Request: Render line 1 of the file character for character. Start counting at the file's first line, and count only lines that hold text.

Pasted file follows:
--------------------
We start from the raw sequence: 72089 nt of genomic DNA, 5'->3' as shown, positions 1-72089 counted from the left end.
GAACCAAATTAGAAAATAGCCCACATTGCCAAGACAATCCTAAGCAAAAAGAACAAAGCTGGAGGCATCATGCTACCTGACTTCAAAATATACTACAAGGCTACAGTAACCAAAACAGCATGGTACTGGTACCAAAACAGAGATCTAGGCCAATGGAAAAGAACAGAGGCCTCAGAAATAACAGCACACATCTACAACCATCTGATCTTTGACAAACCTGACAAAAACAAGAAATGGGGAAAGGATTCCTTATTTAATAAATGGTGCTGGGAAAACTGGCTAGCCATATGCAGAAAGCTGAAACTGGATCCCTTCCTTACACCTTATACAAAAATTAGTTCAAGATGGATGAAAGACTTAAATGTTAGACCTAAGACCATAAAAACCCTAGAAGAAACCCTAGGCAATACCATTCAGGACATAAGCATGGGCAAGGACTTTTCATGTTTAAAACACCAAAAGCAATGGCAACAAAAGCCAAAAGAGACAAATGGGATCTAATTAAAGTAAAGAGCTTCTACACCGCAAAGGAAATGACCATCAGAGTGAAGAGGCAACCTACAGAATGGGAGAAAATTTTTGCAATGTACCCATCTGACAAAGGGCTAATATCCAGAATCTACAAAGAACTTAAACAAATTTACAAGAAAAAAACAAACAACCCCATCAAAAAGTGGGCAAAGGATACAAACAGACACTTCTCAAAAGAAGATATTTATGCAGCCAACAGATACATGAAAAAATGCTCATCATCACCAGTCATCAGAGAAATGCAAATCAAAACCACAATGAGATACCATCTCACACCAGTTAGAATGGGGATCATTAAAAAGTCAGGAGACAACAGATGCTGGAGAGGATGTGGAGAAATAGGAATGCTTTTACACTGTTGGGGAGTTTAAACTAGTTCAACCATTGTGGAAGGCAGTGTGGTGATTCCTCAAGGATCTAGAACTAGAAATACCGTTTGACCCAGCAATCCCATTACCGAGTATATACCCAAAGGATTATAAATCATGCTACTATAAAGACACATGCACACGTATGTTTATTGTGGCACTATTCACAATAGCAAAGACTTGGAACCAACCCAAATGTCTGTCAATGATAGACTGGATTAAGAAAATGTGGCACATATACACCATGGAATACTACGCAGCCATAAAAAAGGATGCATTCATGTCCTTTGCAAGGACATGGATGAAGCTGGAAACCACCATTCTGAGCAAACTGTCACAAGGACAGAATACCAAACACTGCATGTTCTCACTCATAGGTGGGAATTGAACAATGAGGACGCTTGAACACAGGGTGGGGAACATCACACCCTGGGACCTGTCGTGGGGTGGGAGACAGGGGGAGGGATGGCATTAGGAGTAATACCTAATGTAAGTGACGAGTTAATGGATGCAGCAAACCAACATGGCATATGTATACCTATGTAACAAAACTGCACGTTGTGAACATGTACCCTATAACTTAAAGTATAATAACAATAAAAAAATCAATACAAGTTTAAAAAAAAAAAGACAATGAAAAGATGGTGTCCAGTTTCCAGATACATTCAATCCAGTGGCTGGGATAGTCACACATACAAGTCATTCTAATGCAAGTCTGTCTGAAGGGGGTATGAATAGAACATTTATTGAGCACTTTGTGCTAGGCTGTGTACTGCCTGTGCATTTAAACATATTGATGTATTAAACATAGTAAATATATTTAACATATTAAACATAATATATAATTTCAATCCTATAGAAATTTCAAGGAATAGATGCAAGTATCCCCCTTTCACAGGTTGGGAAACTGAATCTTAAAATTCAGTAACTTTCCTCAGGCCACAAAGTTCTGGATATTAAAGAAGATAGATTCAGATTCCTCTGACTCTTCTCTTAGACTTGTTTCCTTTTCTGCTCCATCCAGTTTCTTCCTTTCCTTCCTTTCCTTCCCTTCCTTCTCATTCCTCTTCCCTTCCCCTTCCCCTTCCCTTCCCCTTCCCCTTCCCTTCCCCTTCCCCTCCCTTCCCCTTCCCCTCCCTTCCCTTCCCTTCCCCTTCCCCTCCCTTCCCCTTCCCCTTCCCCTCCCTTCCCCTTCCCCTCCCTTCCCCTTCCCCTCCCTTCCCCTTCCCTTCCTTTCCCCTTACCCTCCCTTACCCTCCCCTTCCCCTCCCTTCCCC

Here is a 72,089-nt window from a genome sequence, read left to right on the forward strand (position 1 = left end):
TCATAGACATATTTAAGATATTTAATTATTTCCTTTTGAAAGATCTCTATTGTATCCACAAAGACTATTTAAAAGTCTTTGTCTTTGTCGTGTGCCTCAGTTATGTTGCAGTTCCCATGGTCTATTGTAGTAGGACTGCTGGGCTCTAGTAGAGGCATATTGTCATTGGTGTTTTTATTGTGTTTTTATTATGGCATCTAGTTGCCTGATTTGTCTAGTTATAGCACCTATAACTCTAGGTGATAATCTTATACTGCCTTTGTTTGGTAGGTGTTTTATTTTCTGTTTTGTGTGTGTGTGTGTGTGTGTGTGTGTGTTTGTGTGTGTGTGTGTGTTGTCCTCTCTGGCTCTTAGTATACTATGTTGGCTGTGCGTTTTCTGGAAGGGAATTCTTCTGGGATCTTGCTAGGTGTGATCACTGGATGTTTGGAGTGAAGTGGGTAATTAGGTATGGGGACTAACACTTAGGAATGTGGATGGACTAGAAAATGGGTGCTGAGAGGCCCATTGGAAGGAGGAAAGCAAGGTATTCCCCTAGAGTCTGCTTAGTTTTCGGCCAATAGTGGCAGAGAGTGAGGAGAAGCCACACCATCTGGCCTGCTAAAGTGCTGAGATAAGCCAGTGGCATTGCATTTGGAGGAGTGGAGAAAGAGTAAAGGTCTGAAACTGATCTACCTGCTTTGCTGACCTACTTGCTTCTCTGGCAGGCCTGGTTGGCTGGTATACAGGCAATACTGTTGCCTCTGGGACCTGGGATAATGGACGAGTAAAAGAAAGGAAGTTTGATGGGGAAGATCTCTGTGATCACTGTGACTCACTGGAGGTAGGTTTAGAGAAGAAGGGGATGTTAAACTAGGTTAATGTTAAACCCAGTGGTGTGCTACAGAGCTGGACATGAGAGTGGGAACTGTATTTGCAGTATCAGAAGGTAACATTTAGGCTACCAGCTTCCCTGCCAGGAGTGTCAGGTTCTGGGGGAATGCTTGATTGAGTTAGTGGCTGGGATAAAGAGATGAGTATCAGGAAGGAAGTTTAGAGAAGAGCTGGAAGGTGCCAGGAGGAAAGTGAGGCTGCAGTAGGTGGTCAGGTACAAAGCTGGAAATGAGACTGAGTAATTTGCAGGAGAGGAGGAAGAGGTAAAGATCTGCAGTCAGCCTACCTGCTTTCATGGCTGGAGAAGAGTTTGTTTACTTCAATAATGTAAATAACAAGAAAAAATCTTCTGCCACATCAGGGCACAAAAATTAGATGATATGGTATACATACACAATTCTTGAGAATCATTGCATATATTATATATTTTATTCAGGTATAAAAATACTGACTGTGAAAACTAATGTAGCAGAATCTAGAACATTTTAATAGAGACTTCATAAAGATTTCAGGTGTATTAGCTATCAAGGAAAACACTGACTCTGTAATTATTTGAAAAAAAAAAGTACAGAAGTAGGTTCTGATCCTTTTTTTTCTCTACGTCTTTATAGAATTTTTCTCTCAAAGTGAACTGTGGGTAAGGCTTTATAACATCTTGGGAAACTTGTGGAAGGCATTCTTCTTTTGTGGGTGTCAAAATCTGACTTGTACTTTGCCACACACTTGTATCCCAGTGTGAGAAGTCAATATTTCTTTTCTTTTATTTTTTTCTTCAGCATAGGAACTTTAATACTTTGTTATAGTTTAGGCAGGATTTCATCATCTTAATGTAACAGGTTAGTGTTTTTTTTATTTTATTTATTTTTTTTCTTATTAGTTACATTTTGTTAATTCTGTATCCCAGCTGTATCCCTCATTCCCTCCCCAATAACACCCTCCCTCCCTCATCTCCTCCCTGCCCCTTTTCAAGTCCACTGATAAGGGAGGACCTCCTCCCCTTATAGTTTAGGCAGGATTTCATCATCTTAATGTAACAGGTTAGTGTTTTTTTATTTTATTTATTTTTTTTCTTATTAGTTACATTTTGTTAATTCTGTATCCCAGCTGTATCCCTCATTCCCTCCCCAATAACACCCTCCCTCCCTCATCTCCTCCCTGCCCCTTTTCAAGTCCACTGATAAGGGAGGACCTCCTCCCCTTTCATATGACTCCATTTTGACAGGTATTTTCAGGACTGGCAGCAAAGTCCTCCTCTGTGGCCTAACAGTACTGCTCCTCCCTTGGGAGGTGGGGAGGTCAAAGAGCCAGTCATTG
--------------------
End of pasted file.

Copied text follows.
We start from the raw sequence: 72089 nt of genomic DNA, 5'->3' as shown, positions 1-72089 counted from the left end.